The improvements to acute services are saving lives but we cannot ignore the quality of life of survivors when their hospital stay has come to an end. In addition to the human implications, it does not make economic sense. That is what surprised me when I looked at this issue. This is not about increasing funding. This is about where we are placing the funding.
Those who have had a stroke and their carers need to be able to access a range of services after they have left hospital. Many stroke survivors will need further community based rehabilitation such as physiotherapy, speech and language therapy, occupational therapy, clinical psychology, and nutrition advice and input. Currently, few stroke survivors have access to this type of care and, therefore, their lives are dramatically affected.
My questions for the Minister are whether he accepts that there is a clear case for the provision of rehabilitation services for stroke survivors and others with neurological conditions and that the provision of such services would be cost effective. The Minister of State, Deputy Kathleen Lynch, announced that there will be shortly publication of a neuro-rehabilitation policy, but will funding be provided for the implementation of this policy to accompany it? If the funding is not provided, how will the policy be introduced and how will the suffering of stroke survivors and others in desperate need of rehabilitation be alleviated in the years to come? Does the Minister intend to support the carrying out of research into the cost benefit of rehabilitation to follow up on the Irish Heart Foundation’s Cost of Stroke in Ireland report?
I welcome the Minister of State, Deputy Perry, to the House.
The Reception and Integration Agency, RIA, of the Department of Justice and Equality is responsible for the accommodation of asylum seekers in accordance with the Government policy of direct provision. According to RIA’s latest monthly report, that of June 2012, there were 4,900 people its live system, that is, living in direct provision accommodation centres throughout Ireland. Of this number, 1,723 were children. Of this number, 907 were children between the ages of 17 and five, and 816 were aged four years and younger.
The Minister, Deputy Shatter, is very aware of the Irish Refugee Council’s report entitled “State Sanctioned Child Poverty and Exclusion: The case of children in accommodation for asylum-seekers”, published on 18 of September last. The report paints a bleak and, indeed, worrying picture about the treatment and care of children in direct provision. It documents frequent instances of poverty, malnutrition and dietary related illnesses among young children in Ireland.
The findings of the IRC report are very much in keeping with the concerns raised by the Government’s Special Rapporteur on Child Protection, Dr. Geoffrey Shannon, in his 2011 report, in which he highlighting “the specific vulnerability of children accommodated in the … Direct Provision and the potential or actual harm which is being created by the particular circumstances of their residence including the inability of parents to properly care for and protect their children …”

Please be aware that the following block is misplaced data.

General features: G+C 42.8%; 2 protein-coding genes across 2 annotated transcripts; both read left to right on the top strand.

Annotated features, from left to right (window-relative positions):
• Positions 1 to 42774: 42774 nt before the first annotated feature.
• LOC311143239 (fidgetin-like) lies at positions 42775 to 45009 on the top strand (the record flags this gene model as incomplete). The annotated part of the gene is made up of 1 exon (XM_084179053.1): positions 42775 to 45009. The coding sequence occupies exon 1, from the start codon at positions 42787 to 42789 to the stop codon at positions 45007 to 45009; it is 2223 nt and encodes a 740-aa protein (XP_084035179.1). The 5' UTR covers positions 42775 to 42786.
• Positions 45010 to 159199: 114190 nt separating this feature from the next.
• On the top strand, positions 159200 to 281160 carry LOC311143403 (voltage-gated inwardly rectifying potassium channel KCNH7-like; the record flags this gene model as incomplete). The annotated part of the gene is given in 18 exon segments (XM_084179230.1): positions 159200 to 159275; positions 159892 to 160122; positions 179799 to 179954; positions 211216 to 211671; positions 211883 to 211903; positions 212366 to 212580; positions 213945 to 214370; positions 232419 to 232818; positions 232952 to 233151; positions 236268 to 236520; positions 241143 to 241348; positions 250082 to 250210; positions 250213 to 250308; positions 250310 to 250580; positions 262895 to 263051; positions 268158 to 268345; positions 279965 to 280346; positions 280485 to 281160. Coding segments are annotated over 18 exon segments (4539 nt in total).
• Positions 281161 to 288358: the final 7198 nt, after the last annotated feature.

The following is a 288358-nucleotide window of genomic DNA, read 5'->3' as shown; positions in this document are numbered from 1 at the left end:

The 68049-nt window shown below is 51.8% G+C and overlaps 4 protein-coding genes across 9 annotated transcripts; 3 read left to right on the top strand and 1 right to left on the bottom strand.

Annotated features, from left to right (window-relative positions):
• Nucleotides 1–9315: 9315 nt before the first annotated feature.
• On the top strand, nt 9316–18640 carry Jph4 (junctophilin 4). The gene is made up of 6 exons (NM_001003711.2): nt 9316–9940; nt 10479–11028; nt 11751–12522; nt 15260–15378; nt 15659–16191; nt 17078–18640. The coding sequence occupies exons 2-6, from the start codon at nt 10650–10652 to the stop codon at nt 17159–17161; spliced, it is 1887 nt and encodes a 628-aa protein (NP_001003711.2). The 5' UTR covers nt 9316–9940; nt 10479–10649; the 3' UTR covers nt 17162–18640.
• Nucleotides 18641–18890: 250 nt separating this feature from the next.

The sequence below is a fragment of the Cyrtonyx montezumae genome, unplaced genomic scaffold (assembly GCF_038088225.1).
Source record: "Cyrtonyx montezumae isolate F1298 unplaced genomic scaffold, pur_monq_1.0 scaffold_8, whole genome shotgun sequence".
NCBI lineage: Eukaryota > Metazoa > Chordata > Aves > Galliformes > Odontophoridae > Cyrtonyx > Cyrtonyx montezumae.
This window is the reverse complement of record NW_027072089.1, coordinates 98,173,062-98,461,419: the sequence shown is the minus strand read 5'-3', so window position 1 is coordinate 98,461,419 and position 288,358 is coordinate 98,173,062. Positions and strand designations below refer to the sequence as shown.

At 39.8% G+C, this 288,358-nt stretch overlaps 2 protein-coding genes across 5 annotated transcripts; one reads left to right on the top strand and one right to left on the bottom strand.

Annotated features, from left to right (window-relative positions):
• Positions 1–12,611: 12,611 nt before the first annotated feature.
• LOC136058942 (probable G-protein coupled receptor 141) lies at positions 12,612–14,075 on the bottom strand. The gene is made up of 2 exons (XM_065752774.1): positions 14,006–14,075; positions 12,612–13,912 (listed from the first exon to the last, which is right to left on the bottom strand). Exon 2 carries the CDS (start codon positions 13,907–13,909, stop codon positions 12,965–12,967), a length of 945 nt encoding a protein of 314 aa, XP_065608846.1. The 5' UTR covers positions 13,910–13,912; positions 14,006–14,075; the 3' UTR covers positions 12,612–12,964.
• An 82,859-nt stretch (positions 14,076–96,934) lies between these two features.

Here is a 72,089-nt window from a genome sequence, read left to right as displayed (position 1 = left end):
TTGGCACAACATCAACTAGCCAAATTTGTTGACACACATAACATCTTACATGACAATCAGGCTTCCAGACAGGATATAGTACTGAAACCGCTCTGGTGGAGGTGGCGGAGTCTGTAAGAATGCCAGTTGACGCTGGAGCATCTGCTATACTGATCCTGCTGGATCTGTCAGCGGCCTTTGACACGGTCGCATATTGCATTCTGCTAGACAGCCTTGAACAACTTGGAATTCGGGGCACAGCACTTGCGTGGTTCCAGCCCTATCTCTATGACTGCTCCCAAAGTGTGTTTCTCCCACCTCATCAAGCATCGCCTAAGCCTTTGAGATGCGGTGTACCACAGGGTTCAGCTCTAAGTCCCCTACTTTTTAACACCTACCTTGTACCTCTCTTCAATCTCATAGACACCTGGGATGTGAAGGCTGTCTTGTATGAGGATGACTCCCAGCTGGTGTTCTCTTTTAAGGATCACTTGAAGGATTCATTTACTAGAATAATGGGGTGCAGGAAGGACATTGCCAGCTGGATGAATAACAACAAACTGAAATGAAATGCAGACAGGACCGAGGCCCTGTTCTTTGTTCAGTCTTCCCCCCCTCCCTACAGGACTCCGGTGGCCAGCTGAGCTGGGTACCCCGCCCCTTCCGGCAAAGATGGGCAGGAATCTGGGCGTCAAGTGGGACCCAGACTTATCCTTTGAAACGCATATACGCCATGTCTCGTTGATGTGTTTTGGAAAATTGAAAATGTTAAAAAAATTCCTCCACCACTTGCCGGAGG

Dr. Shannon had also expressed concern about the “real risk” of child abuse in direct provision accommodation where single parent families are required to share with strangers and where families with teenage children of opposite gender are required to share one room. He cited, in support of his concern, the case of a 14 year old girl in a centre in Mayo who became pregnant by a male resident in the same centre in September 2011.
Given the parallels between Dr Shannon and the IRC’s respective supports, I was surprised by the tenor of the response on behalf of the Minister, Deputy Shatter, to my colleague Senator Ó Clochartaigh’s recent adjournment motion that the IRC’s findings and contentions simply “seems unlikely”.
That said, I welcome that the Minister has directed that the report be comprehensively examined and any issues arising be addressed. I welcome in particular his directing that issues relating to child welfare be dealt with without delay. I would be interested to hear from the Minister about the logistics for this comprehensive examination, who will carry it out and when we can expect a report.
What we cannot lose sight of when we are talking about children in direct provision accommodation is the fundamental premise that a child is a child. Irrespective of country of origin and regardless of the application status of the parent or parents, the welfare and protection of children must always be at the forefront of what we do.
It is timely to be debating this adjournment motion on the same evening as we passed Second Stage of the Thirty-First Amendment of the Constitution (Children) Bill 2012. In recent years the Oireachtas has spent significant time discussing horrific reports about the institutional abuse of children.
To get to the point of my question, what I am genuinely concerned about here is that our treatment of children in direct provision will become our shameful report of the future. Like many others, I am doing my best to ensure this does not happen.
At this juncture, I will limit my questions to the following. Can the Minister confirm the number of children living in direct provision who have been born in Ireland or born to an Irish parent? Are the HIQA National Standards for the Protection and Welfare of Children (For Health Service Executive Children and Family Services), published in July 2012, applicable to children in direct provision?